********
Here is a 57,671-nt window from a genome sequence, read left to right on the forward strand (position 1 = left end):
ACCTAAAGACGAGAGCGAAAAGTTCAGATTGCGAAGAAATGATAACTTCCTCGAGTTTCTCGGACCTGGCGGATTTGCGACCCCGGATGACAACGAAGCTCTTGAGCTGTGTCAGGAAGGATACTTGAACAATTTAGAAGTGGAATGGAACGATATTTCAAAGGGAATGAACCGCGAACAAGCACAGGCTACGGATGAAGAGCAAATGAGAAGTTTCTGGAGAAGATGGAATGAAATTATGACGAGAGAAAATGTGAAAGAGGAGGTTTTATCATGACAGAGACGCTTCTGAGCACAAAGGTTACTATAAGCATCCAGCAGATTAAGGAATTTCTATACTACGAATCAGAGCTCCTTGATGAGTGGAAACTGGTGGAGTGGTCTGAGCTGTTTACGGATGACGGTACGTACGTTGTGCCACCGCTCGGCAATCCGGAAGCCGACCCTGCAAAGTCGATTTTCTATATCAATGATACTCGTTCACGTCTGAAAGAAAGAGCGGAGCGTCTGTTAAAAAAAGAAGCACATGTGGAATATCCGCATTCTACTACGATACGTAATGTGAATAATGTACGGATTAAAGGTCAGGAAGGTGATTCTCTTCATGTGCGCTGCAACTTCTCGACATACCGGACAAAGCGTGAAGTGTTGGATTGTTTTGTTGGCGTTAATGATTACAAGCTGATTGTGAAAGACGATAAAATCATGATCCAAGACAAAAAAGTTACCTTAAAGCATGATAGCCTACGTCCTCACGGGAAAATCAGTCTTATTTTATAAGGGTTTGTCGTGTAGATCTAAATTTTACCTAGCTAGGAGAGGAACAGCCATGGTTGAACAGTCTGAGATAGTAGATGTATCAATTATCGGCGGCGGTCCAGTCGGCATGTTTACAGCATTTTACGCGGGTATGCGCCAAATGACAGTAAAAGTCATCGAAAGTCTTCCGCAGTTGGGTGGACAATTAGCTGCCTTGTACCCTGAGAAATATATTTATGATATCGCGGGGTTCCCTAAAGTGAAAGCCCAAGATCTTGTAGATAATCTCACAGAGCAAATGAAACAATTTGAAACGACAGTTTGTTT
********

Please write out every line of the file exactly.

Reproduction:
Here is a 57,671-nt window from a genome sequence, read left to right on the forward strand (position 1 = left end):
ACCTAAAGACGAGAGCGAAAAGTTCAGATTGCGAAGAAATGATAACTTCCTCGAGTTTCTCGGACCTGGCGGATTTGCGACCCCGGATGACAACGAAGCTCTTGAGCTGTGTCAGGAAGGATACTTGAACAATTTAGAAGTGGAATGGAACGATATTTCAAAGGGAATGAACCGCGAACAAGCACAGGCTACGGATGAAGAGCAAATGAGAAGTTTCTGGAGAAGATGGAATGAAATTATGACGAGAGAAAATGTGAAAGAGGAGGTTTTATCATGACAGAGACGCTTCTGAGCACAAAGGTTACTATAAGCATCCAGCAGATTAAGGAATTTCTATACTACGAATCAGAGCTCCTTGATGAGTGGAAACTGGTGGAGTGGTCTGAGCTGTTTACGGATGACGGTACGTACGTTGTGCCACCGCTCGGCAATCCGGAAGCCGACCCTGCAAAGTCGATTTTCTATATCAATGATACTCGTTCACGTCTGAAAGAAAGAGCGGAGCGTCTGTTAAAAAAAGAAGCACATGTGGAATATCCGCATTCTACTACGATACGTAATGTGAATAATGTACGGATTAAAGGTCAGGAAGGTGATTCTCTTCATGTGCGCTGCAACTTCTCGACATACCGGACAAAGCGTGAAGTGTTGGATTGTTTTGTTGGCGTTAATGATTACAAGCTGATTGTGAAAGACGATAAAATCATGATCCAAGACAAAAAAGTTACCTTAAAGCATGATAGCCTACGTCCTCACGGGAAAATCAGTCTTATTTTATAAGGGTTTGTCGTGTAGATCTAAATTTTACCTAGCTAGGAGAGGAACAGCCATGGTTGAACAGTCTGAGATAGTAGATGTATCAATTATCGGCGGCGGTCCAGTCGGCATGTTTACAGCATTTTACGCGGGTATGCGCCAAATGACAGTAAAAGTCATCGAAAGTCTTCCGCAGTTGGGTGGACAATTAGCTGCCTTGTACCCTGAGAAATATATTTATGATATCGCGGGGTTCCCTAAAGTGAAAGCCCAAGATCTTGTAGATAATCTCACAGAGCAAATGAAACAATTTGAAACGACAGTTTGTTT